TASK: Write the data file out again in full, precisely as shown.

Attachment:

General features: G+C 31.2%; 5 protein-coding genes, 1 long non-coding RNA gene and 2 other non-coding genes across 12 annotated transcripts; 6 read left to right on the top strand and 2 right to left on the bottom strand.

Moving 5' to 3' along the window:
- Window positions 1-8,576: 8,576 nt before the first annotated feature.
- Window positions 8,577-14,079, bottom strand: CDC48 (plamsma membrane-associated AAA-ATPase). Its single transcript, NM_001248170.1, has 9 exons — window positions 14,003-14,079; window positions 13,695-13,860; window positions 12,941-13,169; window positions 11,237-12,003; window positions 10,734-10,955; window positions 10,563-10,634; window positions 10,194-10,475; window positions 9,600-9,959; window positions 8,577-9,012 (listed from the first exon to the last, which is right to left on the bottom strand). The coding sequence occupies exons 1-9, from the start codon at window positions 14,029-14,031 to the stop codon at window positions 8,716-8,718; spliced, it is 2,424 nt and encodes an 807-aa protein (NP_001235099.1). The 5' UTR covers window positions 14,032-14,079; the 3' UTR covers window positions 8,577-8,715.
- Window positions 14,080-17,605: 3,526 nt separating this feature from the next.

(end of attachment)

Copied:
General features: G+C 31.2%; 5 protein-coding genes, 1 long non-coding RNA gene and 2 other non-coding genes across 12 annotated transcripts; 6 read left to right on the top strand and 2 right to left on the bottom strand.

Moving 5' to 3' along the window:
- Window positions 1-8,576: 8,576 nt before the first annotated feature.
- Window positions 8,577-14,079, bottom strand: CDC48 (plamsma membrane-associated AAA-ATPase). Its single transcript, NM_001248170.1, has 9 exons — window positions 14,003-14,079; window positions 13,695-13,860; window positions 12,941-13,169; window positions 11,237-12,003; window positions 10,734-10,955; window positions 10,563-10,634; window positions 10,194-10,475; window positions 9,600-9,959; window positions 8,577-9,012 (listed from the first exon to the last, which is right to left on the bottom strand). The coding sequence occupies exons 1-9, from the start codon at window positions 14,029-14,031 to the stop codon at window positions 8,716-8,718; spliced, it is 2,424 nt and encodes an 807-aa protein (NP_001235099.1). The 5' UTR covers window positions 14,032-14,079; the 3' UTR covers window positions 8,577-8,715.
- Window positions 14,080-17,605: 3,526 nt separating this feature from the next.